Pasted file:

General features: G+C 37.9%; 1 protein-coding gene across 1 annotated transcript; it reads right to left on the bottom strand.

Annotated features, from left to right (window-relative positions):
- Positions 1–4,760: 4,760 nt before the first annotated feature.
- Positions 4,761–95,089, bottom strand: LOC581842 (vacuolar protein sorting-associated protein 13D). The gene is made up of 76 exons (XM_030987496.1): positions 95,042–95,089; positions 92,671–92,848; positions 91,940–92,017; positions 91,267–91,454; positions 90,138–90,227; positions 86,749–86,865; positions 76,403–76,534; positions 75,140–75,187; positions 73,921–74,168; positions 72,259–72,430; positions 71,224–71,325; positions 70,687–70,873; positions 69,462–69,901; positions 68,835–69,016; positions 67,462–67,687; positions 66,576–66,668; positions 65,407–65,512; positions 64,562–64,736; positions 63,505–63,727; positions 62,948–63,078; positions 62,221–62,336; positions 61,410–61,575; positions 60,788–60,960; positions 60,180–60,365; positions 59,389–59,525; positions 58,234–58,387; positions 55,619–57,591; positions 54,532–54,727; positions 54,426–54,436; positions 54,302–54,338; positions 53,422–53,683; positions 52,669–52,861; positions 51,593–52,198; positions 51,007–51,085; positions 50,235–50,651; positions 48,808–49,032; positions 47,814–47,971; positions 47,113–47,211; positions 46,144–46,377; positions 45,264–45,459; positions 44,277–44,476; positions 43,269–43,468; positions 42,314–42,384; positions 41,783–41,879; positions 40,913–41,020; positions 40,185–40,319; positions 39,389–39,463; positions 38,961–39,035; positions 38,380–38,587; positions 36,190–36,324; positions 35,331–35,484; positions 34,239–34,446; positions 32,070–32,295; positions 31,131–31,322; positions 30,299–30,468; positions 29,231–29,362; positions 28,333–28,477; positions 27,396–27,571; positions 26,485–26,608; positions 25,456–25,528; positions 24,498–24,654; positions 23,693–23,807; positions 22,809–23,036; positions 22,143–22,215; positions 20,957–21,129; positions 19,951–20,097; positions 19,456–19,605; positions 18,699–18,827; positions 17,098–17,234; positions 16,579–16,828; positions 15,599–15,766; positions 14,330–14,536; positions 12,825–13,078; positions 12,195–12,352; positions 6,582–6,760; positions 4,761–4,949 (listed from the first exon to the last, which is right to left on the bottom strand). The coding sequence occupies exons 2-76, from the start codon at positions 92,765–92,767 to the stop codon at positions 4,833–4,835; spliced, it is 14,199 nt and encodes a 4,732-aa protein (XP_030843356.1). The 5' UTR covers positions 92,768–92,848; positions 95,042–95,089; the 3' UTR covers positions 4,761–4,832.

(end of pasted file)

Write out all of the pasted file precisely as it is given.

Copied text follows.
General features: G+C 37.9%; 1 protein-coding gene across 1 annotated transcript; it reads right to left on the bottom strand.

Annotated features, from left to right (window-relative positions):
- Positions 1–4,760: 4,760 nt before the first annotated feature.
- Positions 4,761–95,089, bottom strand: LOC581842 (vacuolar protein sorting-associated protein 13D). The gene is made up of 76 exons (XM_030987496.1): positions 95,042–95,089; positions 92,671–92,848; positions 91,940–92,017; positions 91,267–91,454; positions 90,138–90,227; positions 86,749–86,865; positions 76,403–76,534; positions 75,140–75,187; positions 73,921–74,168; positions 72,259–72,430; positions 71,224–71,325; positions 70,687–70,873; positions 69,462–69,901; positions 68,835–69,016; positions 67,462–67,687; positions 66,576–66,668; positions 65,407–65,512; positions 64,562–64,736; positions 63,505–63,727; positions 62,948–63,078; positions 62,221–62,336; positions 61,410–61,575; positions 60,788–60,960; positions 60,180–60,365; positions 59,389–59,525; positions 58,234–58,387; positions 55,619–57,591; positions 54,532–54,727; positions 54,426–54,436; positions 54,302–54,338; positions 53,422–53,683; positions 52,669–52,861; positions 51,593–52,198; positions 51,007–51,085; positions 50,235–50,651; positions 48,808–49,032; positions 47,814–47,971; positions 47,113–47,211; positions 46,144–46,377; positions 45,264–45,459; positions 44,277–44,476; positions 43,269–43,468; positions 42,314–42,384; positions 41,783–41,879; positions 40,913–41,020; positions 40,185–40,319; positions 39,389–39,463; positions 38,961–39,035; positions 38,380–38,587; positions 36,190–36,324; positions 35,331–35,484; positions 34,239–34,446; positions 32,070–32,295; positions 31,131–31,322; positions 30,299–30,468; positions 29,231–29,362; positions 28,333–28,477; positions 27,396–27,571; positions 26,485–26,608; positions 25,456–25,528; positions 24,498–24,654; positions 23,693–23,807; positions 22,809–23,036; positions 22,143–22,215; positions 20,957–21,129; positions 19,951–20,097; positions 19,456–19,605; positions 18,699–18,827; positions 17,098–17,234; positions 16,579–16,828; positions 15,599–15,766; positions 14,330–14,536; positions 12,825–13,078; positions 12,195–12,352; positions 6,582–6,760; positions 4,761–4,949 (listed from the first exon to the last, which is right to left on the bottom strand). The coding sequence occupies exons 2-76, from the start codon at positions 92,765–92,767 to the stop codon at positions 4,833–4,835; spliced, it is 14,199 nt and encodes a 4,732-aa protein (XP_030843356.1). The 5' UTR covers positions 92,768–92,848; positions 95,042–95,089; the 3' UTR covers positions 4,761–4,832.